The greater majority of people who need healthcare can and should be treated in local facilities and that is why we need to ensure that what we have in Lagan Valley is capable of offering an integrated, cohesive and fit for purpose health and care model that brings health services closer together and ensures access to services for the local population. Frankly, nothing less will do.
'THE Council, MLAs, MP, Health Union officials and residents of the city are firmly united in the campaign to ensure the future of emergency services at the hospital.
'We all want to see the highest quality of health care provision at the Lagan Valley Hospital. Reduction in the opening hours of the Accident and Emergency Department is completely at odds with this goal. I am pleased that so many representatives from across the community and political spectrum are joining together to show their support and stand up against the continual erosion of our local hospital. Discussions are continuing with all political parties on the way forward and I have no doubt that the people's voice will be heard loudly and clearly. It is obviously time to go back to the drawing board and we continue to work together to ensure the Lagan Valley Hospital is part of any healthcare rethink.'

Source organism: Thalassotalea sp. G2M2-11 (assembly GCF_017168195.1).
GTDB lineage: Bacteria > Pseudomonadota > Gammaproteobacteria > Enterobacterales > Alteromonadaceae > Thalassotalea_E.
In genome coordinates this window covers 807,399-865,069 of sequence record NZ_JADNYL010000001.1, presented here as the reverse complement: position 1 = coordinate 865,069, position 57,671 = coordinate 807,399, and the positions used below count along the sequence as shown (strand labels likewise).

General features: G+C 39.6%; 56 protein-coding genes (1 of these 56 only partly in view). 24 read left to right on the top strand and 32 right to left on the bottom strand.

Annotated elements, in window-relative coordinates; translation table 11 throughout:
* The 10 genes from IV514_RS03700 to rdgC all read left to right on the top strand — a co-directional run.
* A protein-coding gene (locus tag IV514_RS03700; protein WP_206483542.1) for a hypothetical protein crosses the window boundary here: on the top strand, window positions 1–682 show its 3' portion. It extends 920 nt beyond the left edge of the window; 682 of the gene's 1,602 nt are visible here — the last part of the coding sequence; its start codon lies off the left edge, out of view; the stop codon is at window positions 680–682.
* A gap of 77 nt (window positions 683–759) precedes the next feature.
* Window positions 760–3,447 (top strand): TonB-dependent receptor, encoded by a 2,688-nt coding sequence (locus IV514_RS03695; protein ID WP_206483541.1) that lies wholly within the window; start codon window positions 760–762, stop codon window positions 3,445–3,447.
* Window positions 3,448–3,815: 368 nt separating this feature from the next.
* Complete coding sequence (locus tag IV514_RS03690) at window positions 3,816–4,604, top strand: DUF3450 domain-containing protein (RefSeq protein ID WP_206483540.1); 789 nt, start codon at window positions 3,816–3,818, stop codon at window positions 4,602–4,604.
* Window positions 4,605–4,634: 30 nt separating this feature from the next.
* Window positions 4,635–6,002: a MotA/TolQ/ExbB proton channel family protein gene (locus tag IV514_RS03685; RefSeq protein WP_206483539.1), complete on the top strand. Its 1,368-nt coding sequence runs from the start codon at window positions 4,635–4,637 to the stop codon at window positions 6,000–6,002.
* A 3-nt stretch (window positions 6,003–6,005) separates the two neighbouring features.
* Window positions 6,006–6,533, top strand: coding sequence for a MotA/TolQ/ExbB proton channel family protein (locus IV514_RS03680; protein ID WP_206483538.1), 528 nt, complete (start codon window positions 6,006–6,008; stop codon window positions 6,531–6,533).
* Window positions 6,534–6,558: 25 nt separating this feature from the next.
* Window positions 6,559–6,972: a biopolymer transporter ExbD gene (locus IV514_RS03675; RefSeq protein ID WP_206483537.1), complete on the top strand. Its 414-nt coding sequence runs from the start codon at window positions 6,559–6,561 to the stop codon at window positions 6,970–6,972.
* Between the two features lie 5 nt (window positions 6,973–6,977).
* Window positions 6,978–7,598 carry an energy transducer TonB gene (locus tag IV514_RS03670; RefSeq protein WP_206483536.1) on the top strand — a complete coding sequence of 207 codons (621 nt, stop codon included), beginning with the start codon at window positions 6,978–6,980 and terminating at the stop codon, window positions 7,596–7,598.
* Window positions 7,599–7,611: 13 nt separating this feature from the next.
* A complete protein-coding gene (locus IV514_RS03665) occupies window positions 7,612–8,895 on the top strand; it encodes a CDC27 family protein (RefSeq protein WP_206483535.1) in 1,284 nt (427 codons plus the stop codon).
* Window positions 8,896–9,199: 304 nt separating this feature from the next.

Lisburn Mayor, SDLP Councillor Brian Heading
'It is vitally important that A&E departments are available for patients who need them.
'We want to ensure that services are safe for patients and that they have access to appropriate care.
'This is a very unsettling time for patients and staff and frontline staff must be engaged with and consulted on any changes to services.
'We are concerned that capacity at other A&E departments will need enhanced significantly to deal with the increase in demand brought about by the reduction in service at Lagan Valley and the removal of A&E from Belfast City Hospital.
'We also want reassurance that patient care will not suffer as a result of these cuts.'
Joanne Stevenson, RCN Trade Union Side Secretary for the South Eastern Trust